As I write this, we are approaching the Winter Solstice. We also have a Summer Solstice every year, and it usually makes the news or weather report, too. Astronomical terms such as solstice, equinox, and standstill get thrown around a lot. But how many of you actually know what they mean?

  We have so little exposure to the cycles of nature in today’s world that people have lost an appreciation of what is in the sky above. Most of us live in large cities now, and those that even bother to look up at night usually see only a few stars. I get the feeling that many think of them as little lights on a domed ceiling high above – like the sparkles overhead in some kind of giant, worldly discotheque.

  While he was attending one of my stargazing sessions one time, I actually had a surgeon (after I had made a comment about where some star was in the sky at that moment, as if we could see it below the horizon) ask me, in all seriousness, “You mean that the stars go all the way around the world?”

  After all of the science, chemistry, and physics classes, and rigors of medical school that he must have gone through, he had apparently not grasped until that moment, that Earth is indeed a planet in space, and the stars lie in every direction. Only the blue haze of the daytime sky prevents us from seeing them all of the time.

  The ancient peoples of the world, especially their priests and shamans, knew all about the placement of the stars. They lived their lives with a constant knowledge of the heavens, and the solstices, equinoxes, and standstills ruled their calendars.

  Chimney Rock Pueblo is a place (and there are probably many in the Southwest) that was almost certainly sited because of astronomical events. The twin rock pinnacles form an ideal, gigantic “notch”, through which at various times, the risings of the sun and the moon could be observed from the pueblo.


  Like at its man-made, older counterpart, Stonehenge (in England), only on certain days of the year would such events happen. By careful observation over many years, the Puebloans noted that such risings could be used to predict when the seasons would change, when to plant crops, and when to start getting ready for winter.

  As for the terms I mentioned above, following are some brief explanations (and my discussion here pertains only to the Northern Hemisphere). First of all, the beginning of Winter has nothing to do with the fact that it starts to get cold out, per se.

  Because the Earth is tilted on its axis of rotation, relative to its plane of orbit around the Sun, it sometimes is fully tilted away from the Sun, and sometimes fully tilted towards it. When it is tilted fully away, the Sun appears as far south as it can in the sky, and this occurs actually at a precise moment, time-wise.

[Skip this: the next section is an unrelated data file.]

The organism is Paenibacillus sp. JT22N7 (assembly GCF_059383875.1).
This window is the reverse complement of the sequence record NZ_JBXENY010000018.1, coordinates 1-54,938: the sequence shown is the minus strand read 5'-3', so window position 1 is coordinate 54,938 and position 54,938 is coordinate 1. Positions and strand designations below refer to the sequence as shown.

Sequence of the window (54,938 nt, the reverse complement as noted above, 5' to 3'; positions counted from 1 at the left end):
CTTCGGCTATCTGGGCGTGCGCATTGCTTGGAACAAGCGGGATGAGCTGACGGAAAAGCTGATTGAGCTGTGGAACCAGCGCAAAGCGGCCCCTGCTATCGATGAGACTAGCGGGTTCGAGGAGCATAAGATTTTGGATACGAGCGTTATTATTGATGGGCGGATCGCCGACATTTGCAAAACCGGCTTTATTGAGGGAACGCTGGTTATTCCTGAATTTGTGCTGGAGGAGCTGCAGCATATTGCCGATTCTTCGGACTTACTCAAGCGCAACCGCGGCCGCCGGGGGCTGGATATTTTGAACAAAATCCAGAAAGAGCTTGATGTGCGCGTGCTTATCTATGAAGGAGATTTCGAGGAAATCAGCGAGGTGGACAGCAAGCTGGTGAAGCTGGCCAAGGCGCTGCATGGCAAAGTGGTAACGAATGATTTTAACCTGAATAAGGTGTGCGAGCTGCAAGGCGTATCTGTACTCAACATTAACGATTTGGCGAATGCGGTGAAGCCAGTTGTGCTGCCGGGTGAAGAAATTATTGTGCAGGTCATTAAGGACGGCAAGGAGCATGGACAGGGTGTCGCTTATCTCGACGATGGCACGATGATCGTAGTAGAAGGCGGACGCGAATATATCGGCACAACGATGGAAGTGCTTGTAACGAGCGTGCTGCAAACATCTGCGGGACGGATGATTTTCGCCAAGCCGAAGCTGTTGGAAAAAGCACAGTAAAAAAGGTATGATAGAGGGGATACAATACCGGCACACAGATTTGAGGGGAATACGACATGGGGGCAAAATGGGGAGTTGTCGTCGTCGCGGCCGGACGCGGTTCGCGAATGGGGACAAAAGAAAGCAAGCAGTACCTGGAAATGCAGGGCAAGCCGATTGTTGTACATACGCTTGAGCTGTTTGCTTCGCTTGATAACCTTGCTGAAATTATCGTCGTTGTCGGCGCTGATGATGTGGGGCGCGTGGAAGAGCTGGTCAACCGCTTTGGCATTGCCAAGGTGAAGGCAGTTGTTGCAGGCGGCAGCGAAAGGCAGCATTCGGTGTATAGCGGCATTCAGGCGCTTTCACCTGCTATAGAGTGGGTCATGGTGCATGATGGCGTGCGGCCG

Then Earth starts to rock back the other way. That furthest south position can most easily be noted by observing where the Sun rises on the horizon from day to day. If you watched every morning, you would see that on one particular day of the year, it would stop rising farther south than on the previous day, and that on the day following that, it would start rising to the north again.

  That position, and its corresponding time, would be called a standstill, as the Sun’s march would appear to “stand still” for a day, on the horizon, before reversing its direction. In Latin, “solstice” means “stand still”. “Winter” is the name we give to the one-fourth of the year following that astronomical moment. The beginning of “Summer” has a similar, but reversed instant, when the Sun is farthest north.

  The equinoxes are the positions exactly in between the solstice positions (as there are only two solstice positions during the year, there are also only two equinox positions). They have the names Vernal and Autumnal, and mark the beginnings of Spring and Fall, respectively. On those days, the Sun rises directly in the East, and sets directly in the West, and day and night are of equal length (hence “equinox”). The points where the Sun rises and sets on those days are also points on the horizon, likewise marked and noted by megaliths and rocks of the ancients.

  The term “standstill”, when used as such, apart from my explanations here, usually applies to the movements (risings and settings) of the Moon, which goes through similar rhythms.

  Observing celestial events from day to day, and night to night, makes the heavens come alive. For everything is moving, and some of the patterns repeat – predictably so. Watch, and you can see it too. Appreciating the sky will make you appreciate the Earth and the rocks beneath your feet. It’s almost as if the path of the stars ultimately leads one home.

  The Winter Solstice, or December Solstice (to be fair and PC to those in the Southern Hemisphere), occurs on or about December 21, every year. From that moment on, Summer is on its way.